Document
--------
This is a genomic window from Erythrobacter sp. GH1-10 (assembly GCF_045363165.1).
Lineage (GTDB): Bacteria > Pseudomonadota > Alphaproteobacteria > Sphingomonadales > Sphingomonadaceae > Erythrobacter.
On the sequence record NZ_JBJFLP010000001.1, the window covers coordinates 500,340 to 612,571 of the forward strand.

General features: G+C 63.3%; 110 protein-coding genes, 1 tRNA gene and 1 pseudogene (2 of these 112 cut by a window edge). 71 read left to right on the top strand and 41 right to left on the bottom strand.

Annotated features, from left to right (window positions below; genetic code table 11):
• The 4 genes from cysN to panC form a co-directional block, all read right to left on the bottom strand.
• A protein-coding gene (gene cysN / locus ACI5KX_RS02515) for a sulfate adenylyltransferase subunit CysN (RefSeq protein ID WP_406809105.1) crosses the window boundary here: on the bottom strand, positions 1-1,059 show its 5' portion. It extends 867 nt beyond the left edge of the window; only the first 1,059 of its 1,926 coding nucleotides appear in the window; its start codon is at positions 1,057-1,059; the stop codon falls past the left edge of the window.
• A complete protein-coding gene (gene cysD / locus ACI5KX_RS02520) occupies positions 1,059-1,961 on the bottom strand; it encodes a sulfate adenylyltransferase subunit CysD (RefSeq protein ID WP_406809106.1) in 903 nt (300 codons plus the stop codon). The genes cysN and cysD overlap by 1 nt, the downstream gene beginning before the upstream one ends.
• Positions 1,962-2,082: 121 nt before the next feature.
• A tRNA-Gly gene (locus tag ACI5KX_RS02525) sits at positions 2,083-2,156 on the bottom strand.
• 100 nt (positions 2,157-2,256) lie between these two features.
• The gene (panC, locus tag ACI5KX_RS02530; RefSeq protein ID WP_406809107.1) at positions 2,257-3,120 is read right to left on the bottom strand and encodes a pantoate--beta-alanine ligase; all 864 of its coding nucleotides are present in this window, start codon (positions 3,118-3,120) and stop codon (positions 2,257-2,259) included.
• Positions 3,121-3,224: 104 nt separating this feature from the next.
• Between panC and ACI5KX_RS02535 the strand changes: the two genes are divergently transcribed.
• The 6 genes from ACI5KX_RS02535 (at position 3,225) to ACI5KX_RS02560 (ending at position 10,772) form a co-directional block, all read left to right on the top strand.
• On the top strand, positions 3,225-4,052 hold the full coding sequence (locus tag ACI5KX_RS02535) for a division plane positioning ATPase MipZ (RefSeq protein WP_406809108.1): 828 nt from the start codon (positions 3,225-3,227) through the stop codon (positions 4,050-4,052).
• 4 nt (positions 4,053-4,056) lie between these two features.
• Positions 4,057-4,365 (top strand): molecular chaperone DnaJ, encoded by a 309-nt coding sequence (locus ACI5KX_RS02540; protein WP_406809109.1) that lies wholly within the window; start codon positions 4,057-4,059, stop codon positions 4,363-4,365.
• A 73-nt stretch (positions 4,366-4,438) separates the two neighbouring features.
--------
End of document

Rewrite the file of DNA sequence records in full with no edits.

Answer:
This is a genomic window from Erythrobacter sp. GH1-10 (assembly GCF_045363165.1).
Lineage (GTDB): Bacteria > Pseudomonadota > Alphaproteobacteria > Sphingomonadales > Sphingomonadaceae > Erythrobacter.
On the sequence record NZ_JBJFLP010000001.1, the window covers coordinates 500,340 to 612,571 of the forward strand.

General features: G+C 63.3%; 110 protein-coding genes, 1 tRNA gene and 1 pseudogene (2 of these 112 cut by a window edge). 71 read left to right on the top strand and 41 right to left on the bottom strand.

Annotated features, from left to right (window positions below; genetic code table 11):
• The 4 genes from cysN to panC form a co-directional block, all read right to left on the bottom strand.
• A protein-coding gene (gene cysN / locus ACI5KX_RS02515) for a sulfate adenylyltransferase subunit CysN (RefSeq protein ID WP_406809105.1) crosses the window boundary here: on the bottom strand, positions 1-1,059 show its 5' portion. It extends 867 nt beyond the left edge of the window; only the first 1,059 of its 1,926 coding nucleotides appear in the window; its start codon is at positions 1,057-1,059; the stop codon falls past the left edge of the window.
• A complete protein-coding gene (gene cysD / locus ACI5KX_RS02520) occupies positions 1,059-1,961 on the bottom strand; it encodes a sulfate adenylyltransferase subunit CysD (RefSeq protein ID WP_406809106.1) in 903 nt (300 codons plus the stop codon). The genes cysN and cysD overlap by 1 nt, the downstream gene beginning before the upstream one ends.
• Positions 1,962-2,082: 121 nt before the next feature.
• A tRNA-Gly gene (locus tag ACI5KX_RS02525) sits at positions 2,083-2,156 on the bottom strand.
• 100 nt (positions 2,157-2,256) lie between these two features.
• The gene (panC, locus tag ACI5KX_RS02530; RefSeq protein ID WP_406809107.1) at positions 2,257-3,120 is read right to left on the bottom strand and encodes a pantoate--beta-alanine ligase; all 864 of its coding nucleotides are present in this window, start codon (positions 3,118-3,120) and stop codon (positions 2,257-2,259) included.
• Positions 3,121-3,224: 104 nt separating this feature from the next.
• Between panC and ACI5KX_RS02535 the strand changes: the two genes are divergently transcribed.
• The 6 genes from ACI5KX_RS02535 (at position 3,225) to ACI5KX_RS02560 (ending at position 10,772) form a co-directional block, all read left to right on the top strand.
• On the top strand, positions 3,225-4,052 hold the full coding sequence (locus tag ACI5KX_RS02535) for a division plane positioning ATPase MipZ (RefSeq protein WP_406809108.1): 828 nt from the start codon (positions 3,225-3,227) through the stop codon (positions 4,050-4,052).
• 4 nt (positions 4,053-4,056) lie between these two features.
• Positions 4,057-4,365 (top strand): molecular chaperone DnaJ, encoded by a 309-nt coding sequence (locus ACI5KX_RS02540; protein WP_406809109.1) that lies wholly within the window; start codon positions 4,057-4,059, stop codon positions 4,363-4,365.
• A 73-nt stretch (positions 4,366-4,438) separates the two neighbouring features.